Many preschool agencies nationwide continue to experience closures and/or conversions to virtual or hybrid instruction due to the ongoing COVID-19 pandemic. Despite the importance of understanding young children’s learning and development during the COVID emergency, limited knowledge exists on adaptable practices of assessing young children during the pandemic. We detail practices used to assess learning in 336 Head Start children across four states during three different time periods in the 2020-21 school year, using adaptation of traditionally in-person assessments of early numeracy, early literacy, and executive functioning. In doing so, we distill early lessons for the field from the application of a novel, virtual assessment method with the early childhood population. The paper describes adaptations of assessment administration for virtual implementation and incorporation of feedback into continued virtual delivery of assessments. Applications and limitations in broader contexts are discussed.

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Brendan Bartanen, Aliza N. Husain.

A growing literature uses value-added (VA) models to quantify principals' contributions to improving student outcomes. Principal VA is typically estimated using a connected networks model that includes both principal and school fixed effects (FE) to isolate principal effectiveness from fixed school factors that principals cannot control. While conceptually appealing, high-dimensional FE regression models require sufficient variation to produce accurate VA estimates. Using simulation methods applied to administrative data from Tennessee and New York City, we show that limited mobility of principals among schools yields connected networks that are extremely sparse, where VA estimates are either highly localized or statistically unreliable. Employing a random effects shrinkage estimator, however, can alleviate estimation error to increase the reliability of principal VA.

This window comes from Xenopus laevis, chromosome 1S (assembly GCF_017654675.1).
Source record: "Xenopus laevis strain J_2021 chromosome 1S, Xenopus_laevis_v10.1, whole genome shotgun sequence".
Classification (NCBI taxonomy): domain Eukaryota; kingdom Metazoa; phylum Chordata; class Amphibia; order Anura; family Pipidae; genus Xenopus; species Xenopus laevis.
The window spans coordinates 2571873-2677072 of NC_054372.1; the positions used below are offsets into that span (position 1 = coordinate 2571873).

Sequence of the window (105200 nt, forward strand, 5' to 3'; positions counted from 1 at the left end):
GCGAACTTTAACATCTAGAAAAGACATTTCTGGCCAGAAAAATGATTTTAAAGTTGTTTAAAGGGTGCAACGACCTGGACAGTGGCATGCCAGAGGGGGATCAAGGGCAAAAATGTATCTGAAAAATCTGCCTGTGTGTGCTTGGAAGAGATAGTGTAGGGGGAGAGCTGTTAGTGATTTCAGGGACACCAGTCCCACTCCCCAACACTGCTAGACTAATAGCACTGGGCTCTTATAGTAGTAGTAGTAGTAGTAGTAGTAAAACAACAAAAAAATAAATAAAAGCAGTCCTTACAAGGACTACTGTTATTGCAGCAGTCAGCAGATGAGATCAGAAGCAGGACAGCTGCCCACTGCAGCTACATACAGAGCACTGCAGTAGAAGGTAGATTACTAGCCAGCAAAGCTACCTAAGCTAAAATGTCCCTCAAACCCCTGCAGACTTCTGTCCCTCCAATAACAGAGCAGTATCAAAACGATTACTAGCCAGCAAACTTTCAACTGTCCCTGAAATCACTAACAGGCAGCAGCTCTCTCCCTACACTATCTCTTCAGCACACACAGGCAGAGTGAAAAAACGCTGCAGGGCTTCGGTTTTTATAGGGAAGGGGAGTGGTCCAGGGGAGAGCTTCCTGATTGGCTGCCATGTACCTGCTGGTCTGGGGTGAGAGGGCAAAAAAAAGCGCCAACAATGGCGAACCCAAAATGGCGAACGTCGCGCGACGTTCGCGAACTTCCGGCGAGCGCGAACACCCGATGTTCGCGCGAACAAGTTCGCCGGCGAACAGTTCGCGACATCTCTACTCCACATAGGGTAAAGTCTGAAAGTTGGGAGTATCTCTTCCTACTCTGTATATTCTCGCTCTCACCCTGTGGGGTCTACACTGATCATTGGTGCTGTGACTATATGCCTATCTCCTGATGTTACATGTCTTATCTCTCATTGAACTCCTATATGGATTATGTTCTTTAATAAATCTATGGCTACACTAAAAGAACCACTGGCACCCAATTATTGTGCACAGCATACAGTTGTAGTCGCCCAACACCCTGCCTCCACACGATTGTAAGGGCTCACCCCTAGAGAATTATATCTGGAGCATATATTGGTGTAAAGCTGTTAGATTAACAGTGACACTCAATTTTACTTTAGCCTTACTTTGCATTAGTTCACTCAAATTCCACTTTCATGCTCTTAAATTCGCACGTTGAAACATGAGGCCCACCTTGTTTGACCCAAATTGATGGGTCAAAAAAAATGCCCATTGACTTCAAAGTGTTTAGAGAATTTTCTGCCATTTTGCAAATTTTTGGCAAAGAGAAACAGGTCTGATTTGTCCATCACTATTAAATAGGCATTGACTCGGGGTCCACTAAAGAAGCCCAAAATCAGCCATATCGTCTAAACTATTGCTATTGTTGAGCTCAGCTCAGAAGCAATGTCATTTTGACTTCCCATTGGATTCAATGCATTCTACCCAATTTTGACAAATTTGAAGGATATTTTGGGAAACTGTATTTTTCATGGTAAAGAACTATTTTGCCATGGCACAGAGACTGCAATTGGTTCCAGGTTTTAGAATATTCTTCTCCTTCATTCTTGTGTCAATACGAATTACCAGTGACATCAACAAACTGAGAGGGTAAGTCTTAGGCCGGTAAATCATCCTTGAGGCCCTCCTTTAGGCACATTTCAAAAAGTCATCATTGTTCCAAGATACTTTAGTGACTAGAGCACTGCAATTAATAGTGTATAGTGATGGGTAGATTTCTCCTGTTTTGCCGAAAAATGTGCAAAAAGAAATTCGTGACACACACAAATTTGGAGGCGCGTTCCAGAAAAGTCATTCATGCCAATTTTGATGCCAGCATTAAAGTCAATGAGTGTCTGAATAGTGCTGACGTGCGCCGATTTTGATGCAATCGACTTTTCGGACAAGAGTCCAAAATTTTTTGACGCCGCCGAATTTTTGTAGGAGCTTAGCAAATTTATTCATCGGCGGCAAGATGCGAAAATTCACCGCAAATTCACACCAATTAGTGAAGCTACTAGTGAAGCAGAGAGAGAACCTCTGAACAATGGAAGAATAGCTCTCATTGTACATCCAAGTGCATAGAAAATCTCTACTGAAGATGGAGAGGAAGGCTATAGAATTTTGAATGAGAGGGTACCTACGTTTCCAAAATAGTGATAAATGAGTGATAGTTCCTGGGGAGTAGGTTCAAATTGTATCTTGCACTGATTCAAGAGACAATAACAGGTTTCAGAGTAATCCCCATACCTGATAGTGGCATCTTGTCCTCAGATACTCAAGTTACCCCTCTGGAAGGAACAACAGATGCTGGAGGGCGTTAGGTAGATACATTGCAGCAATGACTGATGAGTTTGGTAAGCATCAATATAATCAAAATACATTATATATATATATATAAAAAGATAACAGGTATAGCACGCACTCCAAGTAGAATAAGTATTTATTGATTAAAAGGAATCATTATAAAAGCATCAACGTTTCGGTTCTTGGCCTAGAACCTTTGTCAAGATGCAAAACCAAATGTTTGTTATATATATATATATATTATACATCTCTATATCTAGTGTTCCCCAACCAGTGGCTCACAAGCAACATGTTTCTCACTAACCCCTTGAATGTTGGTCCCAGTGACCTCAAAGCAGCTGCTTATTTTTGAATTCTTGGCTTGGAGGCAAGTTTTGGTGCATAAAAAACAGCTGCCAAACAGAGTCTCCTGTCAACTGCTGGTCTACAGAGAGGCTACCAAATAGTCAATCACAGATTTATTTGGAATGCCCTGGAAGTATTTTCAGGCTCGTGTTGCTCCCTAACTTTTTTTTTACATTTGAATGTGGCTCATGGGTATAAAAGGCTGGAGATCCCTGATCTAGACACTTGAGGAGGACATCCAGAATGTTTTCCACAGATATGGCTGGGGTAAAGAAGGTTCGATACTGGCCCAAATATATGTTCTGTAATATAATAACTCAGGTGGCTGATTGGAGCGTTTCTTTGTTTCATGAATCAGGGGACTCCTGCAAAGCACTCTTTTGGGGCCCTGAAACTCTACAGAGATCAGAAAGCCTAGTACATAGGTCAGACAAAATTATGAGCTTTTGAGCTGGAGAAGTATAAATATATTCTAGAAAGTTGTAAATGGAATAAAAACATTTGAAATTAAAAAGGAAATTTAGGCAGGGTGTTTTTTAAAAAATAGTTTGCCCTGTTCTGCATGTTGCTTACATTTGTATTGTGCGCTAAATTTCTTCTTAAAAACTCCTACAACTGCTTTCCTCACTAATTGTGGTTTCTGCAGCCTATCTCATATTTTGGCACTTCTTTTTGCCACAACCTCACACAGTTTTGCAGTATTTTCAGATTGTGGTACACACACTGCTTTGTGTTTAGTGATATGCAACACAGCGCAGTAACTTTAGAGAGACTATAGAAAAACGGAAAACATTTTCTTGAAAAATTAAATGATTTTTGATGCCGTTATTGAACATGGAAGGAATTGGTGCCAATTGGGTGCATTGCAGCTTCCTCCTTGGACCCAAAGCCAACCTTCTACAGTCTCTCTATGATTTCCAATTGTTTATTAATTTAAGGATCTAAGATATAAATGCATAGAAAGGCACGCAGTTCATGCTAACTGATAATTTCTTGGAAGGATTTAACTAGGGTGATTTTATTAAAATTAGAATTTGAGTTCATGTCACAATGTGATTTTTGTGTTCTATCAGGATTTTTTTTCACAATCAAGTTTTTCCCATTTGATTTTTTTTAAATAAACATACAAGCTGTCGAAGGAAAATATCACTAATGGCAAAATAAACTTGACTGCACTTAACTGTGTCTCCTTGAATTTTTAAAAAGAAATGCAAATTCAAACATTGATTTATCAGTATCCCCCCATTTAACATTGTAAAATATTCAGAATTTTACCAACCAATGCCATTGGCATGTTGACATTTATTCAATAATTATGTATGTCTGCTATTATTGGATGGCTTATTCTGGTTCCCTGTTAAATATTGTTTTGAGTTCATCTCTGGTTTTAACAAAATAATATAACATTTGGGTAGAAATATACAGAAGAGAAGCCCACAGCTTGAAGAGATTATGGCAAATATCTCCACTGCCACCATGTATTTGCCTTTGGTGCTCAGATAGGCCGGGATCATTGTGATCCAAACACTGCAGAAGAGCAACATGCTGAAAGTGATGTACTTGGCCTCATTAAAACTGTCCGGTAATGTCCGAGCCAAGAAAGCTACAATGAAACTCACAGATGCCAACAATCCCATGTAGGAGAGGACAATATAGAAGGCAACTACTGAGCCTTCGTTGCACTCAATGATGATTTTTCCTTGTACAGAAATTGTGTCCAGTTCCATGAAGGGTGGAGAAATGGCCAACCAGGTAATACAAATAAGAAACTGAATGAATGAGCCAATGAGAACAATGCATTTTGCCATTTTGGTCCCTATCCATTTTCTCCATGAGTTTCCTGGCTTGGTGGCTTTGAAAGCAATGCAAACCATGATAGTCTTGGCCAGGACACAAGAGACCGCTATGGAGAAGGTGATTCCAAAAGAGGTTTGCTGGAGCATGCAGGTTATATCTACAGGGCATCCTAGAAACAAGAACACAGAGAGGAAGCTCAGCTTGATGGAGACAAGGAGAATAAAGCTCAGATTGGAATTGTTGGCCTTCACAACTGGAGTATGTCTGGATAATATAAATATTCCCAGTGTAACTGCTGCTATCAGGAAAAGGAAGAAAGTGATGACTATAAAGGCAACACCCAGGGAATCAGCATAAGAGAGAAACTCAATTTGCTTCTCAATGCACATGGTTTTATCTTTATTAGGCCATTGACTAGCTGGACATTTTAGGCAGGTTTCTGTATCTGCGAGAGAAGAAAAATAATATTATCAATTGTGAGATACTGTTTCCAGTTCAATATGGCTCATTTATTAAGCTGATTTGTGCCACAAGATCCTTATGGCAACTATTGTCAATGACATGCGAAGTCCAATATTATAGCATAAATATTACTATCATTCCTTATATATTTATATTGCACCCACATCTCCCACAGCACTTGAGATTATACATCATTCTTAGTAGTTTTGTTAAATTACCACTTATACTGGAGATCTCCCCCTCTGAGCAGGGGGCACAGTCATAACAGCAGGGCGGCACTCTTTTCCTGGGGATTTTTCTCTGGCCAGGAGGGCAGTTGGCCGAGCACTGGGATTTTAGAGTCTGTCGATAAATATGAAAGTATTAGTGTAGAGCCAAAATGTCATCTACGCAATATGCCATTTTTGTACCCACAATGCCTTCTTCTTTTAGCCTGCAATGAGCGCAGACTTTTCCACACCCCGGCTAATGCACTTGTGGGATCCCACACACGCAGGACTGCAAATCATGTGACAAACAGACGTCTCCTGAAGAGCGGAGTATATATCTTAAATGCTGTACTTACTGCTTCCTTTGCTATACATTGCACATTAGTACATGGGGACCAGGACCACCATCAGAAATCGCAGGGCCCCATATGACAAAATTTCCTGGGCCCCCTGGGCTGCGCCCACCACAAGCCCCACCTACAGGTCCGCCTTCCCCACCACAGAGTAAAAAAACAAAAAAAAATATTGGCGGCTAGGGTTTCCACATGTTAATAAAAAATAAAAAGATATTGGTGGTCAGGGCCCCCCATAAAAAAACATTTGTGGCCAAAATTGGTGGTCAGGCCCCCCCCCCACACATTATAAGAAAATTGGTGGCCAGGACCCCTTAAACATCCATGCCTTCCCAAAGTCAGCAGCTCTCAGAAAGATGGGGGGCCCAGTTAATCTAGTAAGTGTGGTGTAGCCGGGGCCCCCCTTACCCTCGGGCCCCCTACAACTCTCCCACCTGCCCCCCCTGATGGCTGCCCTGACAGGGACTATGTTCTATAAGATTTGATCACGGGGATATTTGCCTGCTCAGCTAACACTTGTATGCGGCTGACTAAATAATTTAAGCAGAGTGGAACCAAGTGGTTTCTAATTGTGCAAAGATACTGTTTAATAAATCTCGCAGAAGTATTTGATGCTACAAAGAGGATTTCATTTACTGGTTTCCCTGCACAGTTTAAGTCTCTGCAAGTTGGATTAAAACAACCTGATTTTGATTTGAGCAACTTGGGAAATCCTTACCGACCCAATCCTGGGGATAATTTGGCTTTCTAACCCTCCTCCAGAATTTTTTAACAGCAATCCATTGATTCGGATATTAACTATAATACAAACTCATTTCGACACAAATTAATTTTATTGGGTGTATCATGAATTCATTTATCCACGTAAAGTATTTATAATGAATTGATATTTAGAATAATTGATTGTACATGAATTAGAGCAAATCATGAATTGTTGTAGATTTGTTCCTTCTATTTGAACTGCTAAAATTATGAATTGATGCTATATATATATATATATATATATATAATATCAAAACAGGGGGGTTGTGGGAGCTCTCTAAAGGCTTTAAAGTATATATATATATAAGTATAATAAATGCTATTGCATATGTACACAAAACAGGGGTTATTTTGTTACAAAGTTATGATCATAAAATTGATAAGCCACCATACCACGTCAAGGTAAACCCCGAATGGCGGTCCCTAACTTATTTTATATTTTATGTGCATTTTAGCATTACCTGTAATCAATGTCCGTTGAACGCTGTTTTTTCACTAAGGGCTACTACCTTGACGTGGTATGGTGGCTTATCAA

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Sarah A. Cordes, Agustina Laurito.

In this paper we estimate the effect of charter schools on the diversity of nearby traditional public schools (TPSs) and neighborhoods in New York City. We employ a difference-in-differences approach that exploits the differences in the expansion of the charter sector between grades in the same school. This approach allows us to isolate the effect of charter schools from other neighborhood demographic changes. Our results show small positive effects of charter school expansion on TPS diversity as measured by the entropy score. This change is explained by small increases in the number of White students attending nearby TPSs and larger reductions in the number of Black and Hispanic students in these schools. We also find descriptive evidence that while both neighborhoods and TPSs are slightly more diverse following charter school expansion, schools are changing faster than their surrounding neighborhoods.